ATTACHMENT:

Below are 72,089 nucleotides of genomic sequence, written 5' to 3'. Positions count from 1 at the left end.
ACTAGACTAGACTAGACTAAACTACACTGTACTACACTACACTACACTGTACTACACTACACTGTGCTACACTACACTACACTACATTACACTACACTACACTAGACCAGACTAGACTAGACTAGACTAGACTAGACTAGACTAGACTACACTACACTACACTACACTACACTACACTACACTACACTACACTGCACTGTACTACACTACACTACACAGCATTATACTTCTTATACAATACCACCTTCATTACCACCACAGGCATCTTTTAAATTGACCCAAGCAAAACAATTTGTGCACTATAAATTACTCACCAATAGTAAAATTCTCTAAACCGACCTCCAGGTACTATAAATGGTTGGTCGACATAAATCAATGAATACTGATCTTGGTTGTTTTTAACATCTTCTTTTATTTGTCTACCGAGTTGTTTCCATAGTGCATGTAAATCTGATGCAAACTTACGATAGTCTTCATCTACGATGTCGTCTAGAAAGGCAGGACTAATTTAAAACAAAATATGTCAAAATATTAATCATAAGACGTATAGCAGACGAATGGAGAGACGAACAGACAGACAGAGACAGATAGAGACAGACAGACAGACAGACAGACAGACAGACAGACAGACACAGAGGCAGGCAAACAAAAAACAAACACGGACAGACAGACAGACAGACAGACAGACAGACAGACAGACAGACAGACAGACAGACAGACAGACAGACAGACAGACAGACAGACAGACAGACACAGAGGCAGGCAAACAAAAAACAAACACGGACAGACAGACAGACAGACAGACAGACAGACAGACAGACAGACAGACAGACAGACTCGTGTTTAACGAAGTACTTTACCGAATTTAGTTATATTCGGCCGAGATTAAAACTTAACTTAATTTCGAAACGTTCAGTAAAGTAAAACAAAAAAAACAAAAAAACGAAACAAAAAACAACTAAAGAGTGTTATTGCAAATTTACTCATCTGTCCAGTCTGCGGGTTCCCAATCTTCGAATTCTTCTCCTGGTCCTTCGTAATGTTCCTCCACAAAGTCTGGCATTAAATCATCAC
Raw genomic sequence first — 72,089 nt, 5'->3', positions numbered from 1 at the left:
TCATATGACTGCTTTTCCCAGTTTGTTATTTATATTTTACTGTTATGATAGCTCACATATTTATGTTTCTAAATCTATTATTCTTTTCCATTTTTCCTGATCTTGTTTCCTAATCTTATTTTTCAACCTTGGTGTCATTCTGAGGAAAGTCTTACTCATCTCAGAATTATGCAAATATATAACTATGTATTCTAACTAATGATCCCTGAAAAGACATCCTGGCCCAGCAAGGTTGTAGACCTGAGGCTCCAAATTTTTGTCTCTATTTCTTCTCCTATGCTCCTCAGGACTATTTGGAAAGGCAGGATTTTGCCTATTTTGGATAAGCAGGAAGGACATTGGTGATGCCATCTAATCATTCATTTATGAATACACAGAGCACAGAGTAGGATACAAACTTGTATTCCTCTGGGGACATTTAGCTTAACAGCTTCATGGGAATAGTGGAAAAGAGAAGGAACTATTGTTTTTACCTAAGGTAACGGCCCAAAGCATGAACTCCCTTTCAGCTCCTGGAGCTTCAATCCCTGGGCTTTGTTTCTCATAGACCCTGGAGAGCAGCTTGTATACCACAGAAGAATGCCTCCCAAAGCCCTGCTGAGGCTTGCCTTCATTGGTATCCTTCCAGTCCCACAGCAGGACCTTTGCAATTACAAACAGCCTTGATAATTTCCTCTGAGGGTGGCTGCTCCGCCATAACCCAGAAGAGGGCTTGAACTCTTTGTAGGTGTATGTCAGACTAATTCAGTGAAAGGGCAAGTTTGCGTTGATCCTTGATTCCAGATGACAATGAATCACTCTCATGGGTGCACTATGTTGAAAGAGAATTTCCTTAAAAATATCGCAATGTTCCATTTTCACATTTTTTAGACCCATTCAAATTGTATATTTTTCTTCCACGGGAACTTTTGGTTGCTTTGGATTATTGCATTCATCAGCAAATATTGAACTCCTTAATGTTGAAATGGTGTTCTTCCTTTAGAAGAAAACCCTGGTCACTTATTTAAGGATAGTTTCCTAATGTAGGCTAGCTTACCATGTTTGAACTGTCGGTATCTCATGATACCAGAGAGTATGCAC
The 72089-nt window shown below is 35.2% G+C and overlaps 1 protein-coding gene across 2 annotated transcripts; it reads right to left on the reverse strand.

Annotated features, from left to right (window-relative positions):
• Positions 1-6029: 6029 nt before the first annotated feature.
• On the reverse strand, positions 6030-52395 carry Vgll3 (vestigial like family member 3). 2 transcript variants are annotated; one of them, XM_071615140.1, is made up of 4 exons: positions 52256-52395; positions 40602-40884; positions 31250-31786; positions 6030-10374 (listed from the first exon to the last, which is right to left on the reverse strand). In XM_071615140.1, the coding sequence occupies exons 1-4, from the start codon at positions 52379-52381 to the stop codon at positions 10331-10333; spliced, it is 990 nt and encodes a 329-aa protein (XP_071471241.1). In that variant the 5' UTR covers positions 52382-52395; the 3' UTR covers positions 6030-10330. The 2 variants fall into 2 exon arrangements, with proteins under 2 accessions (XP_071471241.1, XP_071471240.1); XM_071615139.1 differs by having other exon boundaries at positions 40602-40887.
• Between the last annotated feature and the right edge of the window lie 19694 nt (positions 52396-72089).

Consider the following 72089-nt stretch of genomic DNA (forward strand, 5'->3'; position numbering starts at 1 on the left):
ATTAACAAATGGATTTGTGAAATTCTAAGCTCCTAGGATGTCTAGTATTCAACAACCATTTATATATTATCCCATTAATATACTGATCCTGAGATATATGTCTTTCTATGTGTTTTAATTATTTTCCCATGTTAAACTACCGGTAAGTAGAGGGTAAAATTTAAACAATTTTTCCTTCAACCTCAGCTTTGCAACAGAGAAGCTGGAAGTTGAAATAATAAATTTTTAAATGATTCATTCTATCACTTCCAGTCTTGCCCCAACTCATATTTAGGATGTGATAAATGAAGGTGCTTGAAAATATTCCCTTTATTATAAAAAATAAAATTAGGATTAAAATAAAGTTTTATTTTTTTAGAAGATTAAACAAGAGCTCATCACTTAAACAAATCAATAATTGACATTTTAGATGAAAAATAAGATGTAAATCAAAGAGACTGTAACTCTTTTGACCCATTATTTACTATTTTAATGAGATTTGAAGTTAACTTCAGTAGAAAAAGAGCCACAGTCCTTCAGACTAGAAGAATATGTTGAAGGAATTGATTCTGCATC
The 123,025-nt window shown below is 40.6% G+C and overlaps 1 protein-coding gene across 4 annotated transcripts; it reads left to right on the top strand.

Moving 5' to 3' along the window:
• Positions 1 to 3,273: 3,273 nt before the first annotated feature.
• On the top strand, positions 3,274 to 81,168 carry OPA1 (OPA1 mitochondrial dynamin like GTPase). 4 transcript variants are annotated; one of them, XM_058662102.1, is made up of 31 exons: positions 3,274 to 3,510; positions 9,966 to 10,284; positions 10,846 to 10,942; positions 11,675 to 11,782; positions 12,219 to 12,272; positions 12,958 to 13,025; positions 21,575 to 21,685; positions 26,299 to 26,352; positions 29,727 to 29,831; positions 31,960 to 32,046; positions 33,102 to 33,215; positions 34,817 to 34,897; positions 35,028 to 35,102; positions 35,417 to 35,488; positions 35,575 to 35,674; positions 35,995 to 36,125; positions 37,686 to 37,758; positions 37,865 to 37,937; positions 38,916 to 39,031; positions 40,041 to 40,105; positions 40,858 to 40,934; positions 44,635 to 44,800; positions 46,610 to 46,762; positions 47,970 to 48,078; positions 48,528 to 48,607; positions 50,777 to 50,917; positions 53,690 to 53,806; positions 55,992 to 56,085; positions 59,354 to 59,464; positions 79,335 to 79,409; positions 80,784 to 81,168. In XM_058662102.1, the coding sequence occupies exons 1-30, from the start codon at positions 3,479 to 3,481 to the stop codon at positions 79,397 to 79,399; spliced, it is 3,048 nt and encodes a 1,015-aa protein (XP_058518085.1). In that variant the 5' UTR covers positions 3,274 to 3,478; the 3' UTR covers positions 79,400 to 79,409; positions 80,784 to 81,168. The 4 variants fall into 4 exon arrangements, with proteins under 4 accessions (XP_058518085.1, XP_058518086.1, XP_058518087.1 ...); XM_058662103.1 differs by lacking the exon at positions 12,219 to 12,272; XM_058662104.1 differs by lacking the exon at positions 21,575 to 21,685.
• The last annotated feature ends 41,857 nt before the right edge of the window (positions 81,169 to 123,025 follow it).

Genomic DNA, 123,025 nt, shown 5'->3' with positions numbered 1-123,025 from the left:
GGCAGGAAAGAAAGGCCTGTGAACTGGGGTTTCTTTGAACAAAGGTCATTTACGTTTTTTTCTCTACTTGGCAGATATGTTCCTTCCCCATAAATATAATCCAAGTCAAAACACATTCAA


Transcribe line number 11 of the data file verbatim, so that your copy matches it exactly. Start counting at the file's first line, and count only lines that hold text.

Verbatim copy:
ATTAACAAATGGATTTGTGAAATTCTAAGCTCCTAGGATGTCTAGTATTCAACAACCATTTATATATTATCCCATTAATATACTGATCCTGAGATATATGTCTTTCTATGTGTTTTAATTATTTTCCCATGTTAAACTACCGGTAAGTAGAGGGTAAAATTTAAACAATTTTTCCTTCAACCTCAGCTTTGCAACAGAGAAGCTGGAAGTTGAAATAATAAATTTTTAAATGATTCATTCTATCACTTCCAGTCTTGCCCCAACTCATATTTAGGATGTGATAAATGAAGGTGCTTGAAAATATTCCCTTTATTATAAAAAATAAAATTAGGATTAAAATAAAGTTTTATTTTTTTAGAAGATTAAACAAGAGCTCATCACTTAAACAAATCAATAATTGACATTTTAGATGAAAAATAAGATGTAAATCAAAGAGACTGTAACTCTTTTGACCCATTATTTACTATTTTAATGAGATTTGAAGTTAACTTCAGTAGAAAAAGAGCCACAGTCCTTCAGACTAGAAGAATATGTTGAAGGAATTGATTCTGCATC